learning about internal body organs and their function; they won’t deepen their understanding of materials without learning about a variety of materials and their characteristics. The claim being advanced by conceptual change researchers, however, is that, although such new knowledge may be necessary for conceptual change, it is not sufficient to produce it (Carey, 1991; Inagaki and Hatano, 2002).
Some of the strongest evidence for this claim comes from the repeated failures of both traditional science instruction and simple discovery learning to produce understanding of scientific ideas for large numbers of students. Such failures have been found in domain after domain, such as photosynthesis (Roth, 1984), atomic-molecular theories of matter (Lee et al., 1993), and weight and density (Smith et al., 1997). Traditional instruction exploits simple knowledge-telling strategies of teaching and conveys science as a rather flat “rhetoric of conclusions” (Schwab, 1962). Simple discovery approaches have students do experiments or make observations with the naïve hope that the scientists’ conclusion will emerge unproblematically from the data (Roth, 1990, 2002). Given that both these didactic and discovery teaching approaches are certainly introducing students to a wealth of new knowledge and experiences, these findings underscore that being exposed to new information is not the same as remembering or understanding it. Indeed, in one study of a special cognitively impaired population with Williams Syndrome (Johnson and Carey, 1998), it appeared that simple knowledge accumulation was possible for this group in the area of biology but not the more revolutionary cases of conceptual change, which may require much deeper causal explanatory understandings to occur.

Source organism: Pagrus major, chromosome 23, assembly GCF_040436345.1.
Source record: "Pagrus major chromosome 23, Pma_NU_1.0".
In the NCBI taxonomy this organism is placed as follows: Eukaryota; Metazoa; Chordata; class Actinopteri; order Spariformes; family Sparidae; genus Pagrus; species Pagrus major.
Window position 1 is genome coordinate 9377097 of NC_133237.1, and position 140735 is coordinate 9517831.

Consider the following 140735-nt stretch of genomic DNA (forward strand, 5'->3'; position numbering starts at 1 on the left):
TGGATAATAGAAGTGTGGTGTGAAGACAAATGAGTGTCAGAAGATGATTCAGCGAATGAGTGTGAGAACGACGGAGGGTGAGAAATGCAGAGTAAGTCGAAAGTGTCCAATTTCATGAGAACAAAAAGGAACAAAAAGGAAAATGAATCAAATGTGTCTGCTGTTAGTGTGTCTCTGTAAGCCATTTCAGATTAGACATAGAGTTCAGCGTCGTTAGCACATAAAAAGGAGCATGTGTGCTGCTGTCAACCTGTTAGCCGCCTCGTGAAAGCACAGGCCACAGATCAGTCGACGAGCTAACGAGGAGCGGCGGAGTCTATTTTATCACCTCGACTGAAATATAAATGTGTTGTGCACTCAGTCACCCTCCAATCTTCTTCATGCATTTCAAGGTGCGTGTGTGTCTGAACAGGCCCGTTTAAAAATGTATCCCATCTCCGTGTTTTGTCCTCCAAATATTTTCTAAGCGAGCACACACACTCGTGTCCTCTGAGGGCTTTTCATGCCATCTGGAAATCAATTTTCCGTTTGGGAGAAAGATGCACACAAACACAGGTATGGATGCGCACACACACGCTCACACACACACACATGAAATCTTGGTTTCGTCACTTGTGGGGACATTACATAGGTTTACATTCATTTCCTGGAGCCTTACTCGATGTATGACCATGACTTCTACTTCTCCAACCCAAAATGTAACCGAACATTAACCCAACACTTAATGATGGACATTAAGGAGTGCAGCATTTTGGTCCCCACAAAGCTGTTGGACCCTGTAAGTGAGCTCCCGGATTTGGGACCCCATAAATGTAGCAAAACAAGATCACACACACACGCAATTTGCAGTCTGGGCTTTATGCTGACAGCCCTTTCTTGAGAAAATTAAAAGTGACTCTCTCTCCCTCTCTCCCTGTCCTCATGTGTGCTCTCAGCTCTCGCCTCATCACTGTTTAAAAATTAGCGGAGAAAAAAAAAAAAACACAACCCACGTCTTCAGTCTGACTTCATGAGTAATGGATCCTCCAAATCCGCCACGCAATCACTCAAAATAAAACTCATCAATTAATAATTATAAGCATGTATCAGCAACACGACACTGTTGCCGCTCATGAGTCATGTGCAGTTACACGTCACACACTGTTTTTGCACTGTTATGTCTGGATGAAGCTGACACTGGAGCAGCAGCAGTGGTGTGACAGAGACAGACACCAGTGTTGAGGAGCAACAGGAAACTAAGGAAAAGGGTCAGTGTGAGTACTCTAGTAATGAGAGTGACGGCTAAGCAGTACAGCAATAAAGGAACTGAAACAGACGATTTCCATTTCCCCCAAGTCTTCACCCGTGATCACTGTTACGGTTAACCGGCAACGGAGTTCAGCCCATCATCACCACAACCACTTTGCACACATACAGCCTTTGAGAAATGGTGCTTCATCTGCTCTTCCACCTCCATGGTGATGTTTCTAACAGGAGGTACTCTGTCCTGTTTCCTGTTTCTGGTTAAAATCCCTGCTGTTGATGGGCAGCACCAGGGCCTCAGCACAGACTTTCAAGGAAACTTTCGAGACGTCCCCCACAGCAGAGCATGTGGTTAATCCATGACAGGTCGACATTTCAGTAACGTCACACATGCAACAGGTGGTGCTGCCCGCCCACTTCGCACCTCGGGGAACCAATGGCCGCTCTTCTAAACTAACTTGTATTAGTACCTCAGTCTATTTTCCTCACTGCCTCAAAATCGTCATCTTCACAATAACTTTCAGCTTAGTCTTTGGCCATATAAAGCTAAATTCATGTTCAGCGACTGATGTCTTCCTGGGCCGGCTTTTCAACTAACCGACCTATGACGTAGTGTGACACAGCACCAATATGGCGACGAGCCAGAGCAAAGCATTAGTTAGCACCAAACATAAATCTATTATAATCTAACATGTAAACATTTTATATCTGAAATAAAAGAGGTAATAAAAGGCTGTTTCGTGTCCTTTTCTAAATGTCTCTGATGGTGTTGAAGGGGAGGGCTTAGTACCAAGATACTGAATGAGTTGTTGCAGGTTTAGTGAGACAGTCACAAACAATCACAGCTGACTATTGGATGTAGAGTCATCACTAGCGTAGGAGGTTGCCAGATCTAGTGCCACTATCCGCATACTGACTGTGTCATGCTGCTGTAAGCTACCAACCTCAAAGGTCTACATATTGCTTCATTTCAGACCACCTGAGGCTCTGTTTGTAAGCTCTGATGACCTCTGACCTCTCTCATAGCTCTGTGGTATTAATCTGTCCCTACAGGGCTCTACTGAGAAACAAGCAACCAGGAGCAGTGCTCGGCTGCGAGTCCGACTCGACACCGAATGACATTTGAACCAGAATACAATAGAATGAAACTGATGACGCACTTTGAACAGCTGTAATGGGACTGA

Children’s metacognitive abilities may be critical to many cases of fundamental conceptual change (Beeth, 1998; Case, 1997; Inagaki and Hatano, 2002). Metacognition or “thought about thought” refers to a broad range of processes, including monitoring, detecting incongruities or anomalies, self-correcting, planning and selecting goals, and even reflecting on the structure of one’s knowledge and thinking (Gelman and Lucariello, 1992). Even preschool children have some metacognitive abilities, but major expansions in these abilities during the elementary school years may create especially powerful support for more dramatic forms of conceptual change.
Metacognitive abilities may foster conceptual change by detecting and monitoring incongruities in an existing conceptual system. This alerts the learner to potential problems, but it does not itself reveal the nature of the problem or its resolution (Gelman and Lucariello, 2002; Inagaki and Hatano, 2002). When an unexpected result arises, there can be many reasons for the anomalous data: a fluke result, poor data collection technique, a faulty